A new study led by the University of Bologna and the Global Forest Biodiversity Initiative (GFBI) has estimated that our planet may be home to over 73,000 tree species, among which approximately 9,000 species are yet to be discovered. These results – which are the outcome of a three-year international project involving over 150 researchers – emphasize the richness, but also vulnerability, of terrestrial ecosystems.
“Extensive knowledge of tree richness and diversity is key to preserving the stability and functionality of ecosystems,” explained study lead author Roberto Cazzolla Gatti, a professor in the Department of Biological, Geological, and Environmental Sciences at the University of Bologna.
“Until today, our data regarding wide areas of the planet was very limited and based on field-observation and lists of species covering different areas. These limitations were detrimental to a global perspective on the issue.”
In order to address these shortcomings, Professor Cazzolla Gatti and his colleagues had first collected the most extensive database of forest tree species, identifying over 40 million trees belonging to 64,000 species, and then performed complex statistical analyses by using state-of-the-art computers and artificial intelligence algorithms to estimate how many tree species might exist on Earth. According to the calculations, our planet has approximately 73,300 tree species (14 percent more than those already identified).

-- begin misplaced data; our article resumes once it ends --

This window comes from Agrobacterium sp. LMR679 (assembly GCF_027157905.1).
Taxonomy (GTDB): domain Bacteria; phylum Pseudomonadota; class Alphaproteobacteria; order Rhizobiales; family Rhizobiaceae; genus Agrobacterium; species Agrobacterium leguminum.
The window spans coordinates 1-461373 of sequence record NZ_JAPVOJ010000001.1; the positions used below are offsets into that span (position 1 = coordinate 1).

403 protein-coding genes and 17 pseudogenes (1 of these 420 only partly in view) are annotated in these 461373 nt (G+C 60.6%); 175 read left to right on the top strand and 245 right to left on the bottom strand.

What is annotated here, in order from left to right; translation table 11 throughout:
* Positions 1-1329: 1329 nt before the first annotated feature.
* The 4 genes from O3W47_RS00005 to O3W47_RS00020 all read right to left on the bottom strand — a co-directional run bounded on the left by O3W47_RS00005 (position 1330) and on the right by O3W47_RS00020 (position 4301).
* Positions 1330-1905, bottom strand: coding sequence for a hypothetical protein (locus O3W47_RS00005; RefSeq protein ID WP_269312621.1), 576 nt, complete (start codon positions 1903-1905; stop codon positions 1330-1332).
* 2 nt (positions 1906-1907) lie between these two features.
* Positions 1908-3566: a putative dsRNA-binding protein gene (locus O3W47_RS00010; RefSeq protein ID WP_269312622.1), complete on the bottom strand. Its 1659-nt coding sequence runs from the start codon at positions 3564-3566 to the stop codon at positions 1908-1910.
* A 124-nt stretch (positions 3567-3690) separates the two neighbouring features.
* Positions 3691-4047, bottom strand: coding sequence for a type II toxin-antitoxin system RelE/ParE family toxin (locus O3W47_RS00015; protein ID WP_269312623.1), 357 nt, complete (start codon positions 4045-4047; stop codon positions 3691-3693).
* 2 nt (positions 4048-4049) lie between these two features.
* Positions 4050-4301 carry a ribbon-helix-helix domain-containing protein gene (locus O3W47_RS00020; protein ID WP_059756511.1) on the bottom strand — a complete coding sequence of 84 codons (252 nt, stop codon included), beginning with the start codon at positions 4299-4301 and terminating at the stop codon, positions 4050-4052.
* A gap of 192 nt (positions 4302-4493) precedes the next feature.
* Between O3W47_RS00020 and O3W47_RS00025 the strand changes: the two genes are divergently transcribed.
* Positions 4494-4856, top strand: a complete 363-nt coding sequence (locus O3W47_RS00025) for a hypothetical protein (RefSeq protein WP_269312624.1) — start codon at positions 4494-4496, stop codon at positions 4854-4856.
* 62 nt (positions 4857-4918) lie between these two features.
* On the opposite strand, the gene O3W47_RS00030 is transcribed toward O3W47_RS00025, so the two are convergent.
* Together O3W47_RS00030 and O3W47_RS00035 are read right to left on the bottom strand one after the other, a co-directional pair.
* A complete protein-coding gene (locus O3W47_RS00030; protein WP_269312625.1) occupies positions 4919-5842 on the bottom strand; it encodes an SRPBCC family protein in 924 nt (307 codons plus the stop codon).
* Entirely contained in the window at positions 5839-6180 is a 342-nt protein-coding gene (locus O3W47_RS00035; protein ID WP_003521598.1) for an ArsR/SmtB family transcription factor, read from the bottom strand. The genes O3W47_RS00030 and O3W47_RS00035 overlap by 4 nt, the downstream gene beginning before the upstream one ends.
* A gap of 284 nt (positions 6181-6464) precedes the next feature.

“We combined individual datasets, coming from someone going out to a forest stand and measuring every single tree, into one massive global dataset of tree-level data. Counting the number of tree species worldwide is like a puzzle with pieces spreading all over the world. We, the Global Forest Biodiversity Initiative (GFBI), solved it together as a team, each sharing our own piece,” said study co-author Jingjing Liang, a researcher at GFBI.
The scientists estimate that 40 percent of the 9,000 currently unknown species could be located in South America, in the two biomes composed of “grasslands, savannas, and shrublands” and “tropical and subtropical forests” of the Amazon and the Andes. Many of these tree species are probably rare and may already be endangered by human activities.
“These results highlight the vulnerability of global forest biodiversity to anthropogenic changes, particularly land use and climate, because the survival of rare taxa is disproportionately threatened by these pressures,” said study co-author Peter B. Reich, a professor of Forestry at the University of Minnesota.
“The better the information, the better we can inform national and international plans for conservation priorities and biodiversity targets and management – potentially saving endangered tree species in the process,” concluded study co-author Andrew Marshall, a conservation scientist at the University of the Sunshine Coast.
The research is published in the journal Proceedings of the National Academy of Sciences.